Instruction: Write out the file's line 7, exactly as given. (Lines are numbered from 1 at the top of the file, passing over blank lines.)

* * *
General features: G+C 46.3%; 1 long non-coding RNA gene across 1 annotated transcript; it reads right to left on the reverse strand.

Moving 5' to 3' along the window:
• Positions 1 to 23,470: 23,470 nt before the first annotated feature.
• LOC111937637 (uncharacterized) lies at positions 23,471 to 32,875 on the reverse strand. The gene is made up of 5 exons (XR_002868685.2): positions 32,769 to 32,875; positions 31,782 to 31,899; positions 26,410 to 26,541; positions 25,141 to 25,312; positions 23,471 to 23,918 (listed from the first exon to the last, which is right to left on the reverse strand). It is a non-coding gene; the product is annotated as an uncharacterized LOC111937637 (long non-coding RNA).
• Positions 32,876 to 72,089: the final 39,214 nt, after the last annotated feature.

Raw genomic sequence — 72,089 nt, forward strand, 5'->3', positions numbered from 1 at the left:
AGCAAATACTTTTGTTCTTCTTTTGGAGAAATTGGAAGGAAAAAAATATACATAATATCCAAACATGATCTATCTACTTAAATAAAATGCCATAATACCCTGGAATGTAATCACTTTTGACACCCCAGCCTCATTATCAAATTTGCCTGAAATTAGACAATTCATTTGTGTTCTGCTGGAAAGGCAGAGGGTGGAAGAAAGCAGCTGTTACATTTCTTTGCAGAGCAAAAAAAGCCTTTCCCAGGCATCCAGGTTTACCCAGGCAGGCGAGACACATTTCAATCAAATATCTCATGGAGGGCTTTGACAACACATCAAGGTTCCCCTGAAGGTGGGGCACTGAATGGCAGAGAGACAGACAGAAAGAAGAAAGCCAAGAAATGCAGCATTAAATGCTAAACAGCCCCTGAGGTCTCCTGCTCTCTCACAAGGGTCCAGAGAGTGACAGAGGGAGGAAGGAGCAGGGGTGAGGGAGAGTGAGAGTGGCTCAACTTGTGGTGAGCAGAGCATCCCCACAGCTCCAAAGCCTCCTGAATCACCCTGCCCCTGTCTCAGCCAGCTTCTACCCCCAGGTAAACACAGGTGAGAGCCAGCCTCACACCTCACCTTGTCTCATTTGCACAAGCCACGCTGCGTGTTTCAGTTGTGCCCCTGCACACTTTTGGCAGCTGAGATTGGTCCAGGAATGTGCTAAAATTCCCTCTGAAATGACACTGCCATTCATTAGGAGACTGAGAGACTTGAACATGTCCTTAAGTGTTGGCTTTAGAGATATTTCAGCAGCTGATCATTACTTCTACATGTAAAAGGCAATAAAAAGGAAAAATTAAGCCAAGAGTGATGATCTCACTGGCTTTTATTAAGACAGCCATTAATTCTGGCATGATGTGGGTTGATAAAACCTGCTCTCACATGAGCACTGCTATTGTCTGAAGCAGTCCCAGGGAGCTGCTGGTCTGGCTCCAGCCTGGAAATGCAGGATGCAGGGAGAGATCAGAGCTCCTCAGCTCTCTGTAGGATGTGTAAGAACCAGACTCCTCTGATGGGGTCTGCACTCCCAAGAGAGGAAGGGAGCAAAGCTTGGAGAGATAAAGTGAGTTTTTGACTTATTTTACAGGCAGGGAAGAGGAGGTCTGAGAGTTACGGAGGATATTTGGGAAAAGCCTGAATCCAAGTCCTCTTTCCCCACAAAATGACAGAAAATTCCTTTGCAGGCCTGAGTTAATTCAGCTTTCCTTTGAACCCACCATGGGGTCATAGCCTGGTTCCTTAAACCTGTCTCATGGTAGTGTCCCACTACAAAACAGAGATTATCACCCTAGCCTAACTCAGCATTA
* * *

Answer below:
AGCAAATACTTTTGTTCTTCTTTTGGAGAAATTGGAAGGAAAAAAATATACATAATATCCAAACATGATCTATCTACTTAAATAAAATGCCATAATACCCTGGAATGTAATCACTTTTGACACCCCAGCCTCATTATCAAATTTGCCTGAAATTAGACAATTCATTTGTGTTCTGCTGGAAAGGCAGAGGGTGGAAGAAAGCAGCTGTTACATTTCTTTGCAGAGCAAAAAAAGCCTTTCCCAGGCATCCAGGTTTACCCAGGCAGGCGAGACACATTTCAATCAAATATCTCATGGAGGGCTTTGACAACACATCAAGGTTCCCCTGAAGGTGGGGCACTGAATGGCAGAGAGACAGACAGAAAGAAGAAAGCCAAGAAATGCAGCATTAAATGCTAAACAGCCCCTGAGGTCTCCTGCTCTCTCACAAGGGTCCAGAGAGTGACAGAGGGAGGAAGGAGCAGGGGTGAGGGAGAGTGAGAGTGGCTCAACTTGTGGTGAGCAGAGCATCCCCACAGCTCCAAAGCCTCCTGAATCACCCTGCCCCTGTCTCAGCCAGCTTCTACCCCCAGGTAAACACAGGTGAGAGCCAGCCTCACACCTCACCTTGTCTCATTTGCACAAGCCACGCTGCGTGTTTCAGTTGTGCCCCTGCACACTTTTGGCAGCTGAGATTGGTCCAGGAATGTGCTAAAATTCCCTCTGAAATGACACTGCCATTCATTAGGAGACTGAGAGACTTGAACATGTCCTTAAGTGTTGGCTTTAGAGATATTTCAGCAGCTGATCATTACTTCTACATGTAAAAGGCAATAAAAAGGAAAAATTAAGCCAAGAGTGATGATCTCACTGGCTTTTATTAAGACAGCCATTAATTCTGGCATGATGTGGGTTGATAAAACCTGCTCTCACATGAGCACTGCTATTGTCTGAAGCAGTCCCAGGGAGCTGCTGGTCTGGCTCCAGCCTGGAAATGCAGGATGCAGGGAGAGATCAGAGCTCCTCAGCTCTCTGTAGGATGTGTAAGAACCAGACTCCTCTGATGGGGTCTGCACTCCCAAGAGAGGAAGGGAGCAAAGCTTGGAGAGATAAAGTGAGTTTTTGACTTATTTTACAGGCAGGGAAGAGGAGGTCTGAGAGTTACGGAGGATATTTGGGAAAAGCCTGAATCCAAGTCCTCTTTCCCCACAAAATGACAGAAAATTCCTTTGCAGGCCTGAGTTAATTCAGCTTTCCTTTGAACCCACCATGGGGTCATAGCCTGGTTCCTTAAACCTGTCTCATGGTAGTGTCCCACTACAAAACAGAGATTATCACCCTAGCCTAACTCAGCATTA